Suffering from digestive problems can be very frustrating. Sufferers search and search for help and never find any answers. Sometimes the problem is dismissed, and the person is told to live with it, sometimes the person is written off as a complainer, and sometimes extensive testing fails to reveal any answers.
Meanwhile, the pain, bloating, discomfort, and other symptoms continue.
Our bodies are amazing- they take what we eat, break it all apart, and use it to build the cells, organs and physical structures that make us who we are. Good digestive health is a prerequisite for the proper functioning of every other body system, yet many people are walking around with mild to severe digestive problems.
Symptoms of dysfunction in the digestive system show up in many ways. Some are obvious: constipation, loose stools, bloating, abdominal pain, and heartburn. And some you might not think to associate with the digestive system: skin complaints, lack of energy, low bone mineral density, and weak immunity.
Naturopathic doctors believe that digestive system disturbance can aggravate many other conditions. I have seen all sorts of other symptoms resolve with this approach: eczema, psoriasis, fatigue, anxiety, and autoimmune diseases. Once the offending foods are removed, the digestive system, and the immune system that surrounds it begins to recover. If the offending food is reintroduced, it usually causes a flare-up of the original condition.
There are two main ways that the digestive system can be damaged: emotional stress and infection.
The death of a loved one, the ending of a romantic relationship, an injury- we all experience major life events that cause our stress to skyrocket. For many, these major life events plant the seeds of digestive dysfunction. For others, it is chronic daily stress: relationship troubles, financial uncertainty or workplace strife.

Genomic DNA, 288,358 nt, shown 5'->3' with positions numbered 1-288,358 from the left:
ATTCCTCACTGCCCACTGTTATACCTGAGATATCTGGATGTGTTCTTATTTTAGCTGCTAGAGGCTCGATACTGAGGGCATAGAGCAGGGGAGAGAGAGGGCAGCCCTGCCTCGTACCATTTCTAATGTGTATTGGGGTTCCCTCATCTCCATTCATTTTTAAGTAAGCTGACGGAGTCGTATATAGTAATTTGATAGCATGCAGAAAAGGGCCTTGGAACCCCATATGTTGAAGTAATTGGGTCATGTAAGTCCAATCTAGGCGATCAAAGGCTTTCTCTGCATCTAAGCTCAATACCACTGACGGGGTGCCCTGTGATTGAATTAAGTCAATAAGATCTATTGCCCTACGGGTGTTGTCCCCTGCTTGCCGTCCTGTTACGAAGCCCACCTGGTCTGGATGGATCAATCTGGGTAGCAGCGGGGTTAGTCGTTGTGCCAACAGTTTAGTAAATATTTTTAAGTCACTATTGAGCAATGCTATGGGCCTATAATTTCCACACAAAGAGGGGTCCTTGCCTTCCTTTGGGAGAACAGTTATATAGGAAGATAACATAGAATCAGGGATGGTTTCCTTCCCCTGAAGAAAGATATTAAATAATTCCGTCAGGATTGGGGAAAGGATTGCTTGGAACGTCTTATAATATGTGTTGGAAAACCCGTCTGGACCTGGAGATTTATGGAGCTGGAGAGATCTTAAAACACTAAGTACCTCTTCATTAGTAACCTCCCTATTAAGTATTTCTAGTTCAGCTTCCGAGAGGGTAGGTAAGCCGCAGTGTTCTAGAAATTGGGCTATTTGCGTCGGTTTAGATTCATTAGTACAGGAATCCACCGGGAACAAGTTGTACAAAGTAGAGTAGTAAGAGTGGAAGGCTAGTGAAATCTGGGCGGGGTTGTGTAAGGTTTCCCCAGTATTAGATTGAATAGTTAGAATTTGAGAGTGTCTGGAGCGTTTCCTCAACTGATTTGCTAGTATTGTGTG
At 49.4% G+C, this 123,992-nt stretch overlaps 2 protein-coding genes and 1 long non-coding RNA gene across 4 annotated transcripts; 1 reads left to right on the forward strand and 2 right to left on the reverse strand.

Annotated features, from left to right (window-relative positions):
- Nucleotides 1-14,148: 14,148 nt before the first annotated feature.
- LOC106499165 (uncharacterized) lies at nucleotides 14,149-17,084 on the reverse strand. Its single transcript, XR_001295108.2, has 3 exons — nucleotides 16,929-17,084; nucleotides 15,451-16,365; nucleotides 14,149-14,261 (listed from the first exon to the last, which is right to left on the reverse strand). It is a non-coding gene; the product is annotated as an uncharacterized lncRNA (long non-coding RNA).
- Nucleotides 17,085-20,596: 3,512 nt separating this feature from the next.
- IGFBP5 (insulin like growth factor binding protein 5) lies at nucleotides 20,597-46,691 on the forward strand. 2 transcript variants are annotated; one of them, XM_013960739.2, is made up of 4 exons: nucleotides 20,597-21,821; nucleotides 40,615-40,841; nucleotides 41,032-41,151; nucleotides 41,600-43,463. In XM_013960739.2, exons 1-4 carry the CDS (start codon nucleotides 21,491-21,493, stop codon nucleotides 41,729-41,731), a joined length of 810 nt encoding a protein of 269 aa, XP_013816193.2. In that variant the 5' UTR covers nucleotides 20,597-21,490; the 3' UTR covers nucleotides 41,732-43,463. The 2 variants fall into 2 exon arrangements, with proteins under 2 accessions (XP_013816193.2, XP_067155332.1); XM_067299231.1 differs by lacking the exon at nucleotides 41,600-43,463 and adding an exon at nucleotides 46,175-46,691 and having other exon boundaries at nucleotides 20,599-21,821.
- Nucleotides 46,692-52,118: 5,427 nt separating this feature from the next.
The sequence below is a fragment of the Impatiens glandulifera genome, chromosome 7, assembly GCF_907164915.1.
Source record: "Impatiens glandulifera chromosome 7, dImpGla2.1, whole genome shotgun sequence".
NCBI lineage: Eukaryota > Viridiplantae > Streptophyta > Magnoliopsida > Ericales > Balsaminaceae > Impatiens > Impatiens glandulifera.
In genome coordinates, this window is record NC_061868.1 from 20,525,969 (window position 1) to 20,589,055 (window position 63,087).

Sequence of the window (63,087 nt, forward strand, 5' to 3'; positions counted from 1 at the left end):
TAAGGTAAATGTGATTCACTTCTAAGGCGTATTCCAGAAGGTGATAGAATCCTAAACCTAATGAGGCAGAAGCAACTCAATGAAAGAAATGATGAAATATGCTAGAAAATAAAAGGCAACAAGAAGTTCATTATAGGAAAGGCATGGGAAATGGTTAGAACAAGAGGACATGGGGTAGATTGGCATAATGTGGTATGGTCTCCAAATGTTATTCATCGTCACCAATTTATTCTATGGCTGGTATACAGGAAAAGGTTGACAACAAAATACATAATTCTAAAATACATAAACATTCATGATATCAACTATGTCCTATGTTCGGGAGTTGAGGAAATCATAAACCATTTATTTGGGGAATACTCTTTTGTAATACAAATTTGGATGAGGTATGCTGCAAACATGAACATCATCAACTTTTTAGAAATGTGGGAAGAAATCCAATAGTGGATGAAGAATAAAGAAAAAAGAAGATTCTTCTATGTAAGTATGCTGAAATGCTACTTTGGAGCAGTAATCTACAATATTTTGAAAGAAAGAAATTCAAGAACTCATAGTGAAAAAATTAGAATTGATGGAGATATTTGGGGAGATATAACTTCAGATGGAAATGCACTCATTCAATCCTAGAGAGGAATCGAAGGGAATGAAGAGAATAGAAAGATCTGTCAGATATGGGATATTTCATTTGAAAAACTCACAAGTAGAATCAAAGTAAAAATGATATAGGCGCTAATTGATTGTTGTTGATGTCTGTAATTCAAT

Stress, whether it’s one big dose or a small daily dose, wreaks havoc on the digestive process. The body responds to stress in a very particular way- it’s called the stress response. When the stress response is activated, it increases blood pressure, increases breathing rate, changes brain waves, and sends blood to the muscles. It prepares the body for ‘fight-or-flight’. During the stress response, blood is directed away from the internal organs, including the digestive tract.
In contrast, the relaxation response decreases blood pressure, decreases the breathing rate, and sends blood to the internal organs. It is nicknamed ‘rest-and-digest’.
There are several ways in which stress negatively affects the digestive tract:
- The stomach secretes less acid, causing heartburn, reflux, and reduced mineral absorption
- The gallbladder and pancreas fail to release bile and enzymes properly, preventing proper processing of food, leaving some of it undigested
- The intestines do not undergo their usual rhythmic contractions, affecting the speed at which food moves through the system, which can result in both diarrhea and constipation
By far, stress is the most important cause of digestive disturbances. Stress is also something that responds very well to treatment, which we will talk about after discussing the other major cause of the digestive disturbance. Furthermore, well-managed stress doesn’t need to have a negative impact on your health.
Your digestive tract is lined with billions of beneficial bacteria with many important jobs to fulfill. However, bad organisms sometimes take up residence as well: bacteria, amoebae, viruses, and, yes, gulp, worms.
Some digestive tract bugs are local. For example, E.coli O157:H7 is a mutant form of the healthy E. coli normally found in our guts. It occurs when agricultural animals are kept in improper conditions and we contract it when we eat meat from those animals that have not been cooked enough to kill the mutant E. coli.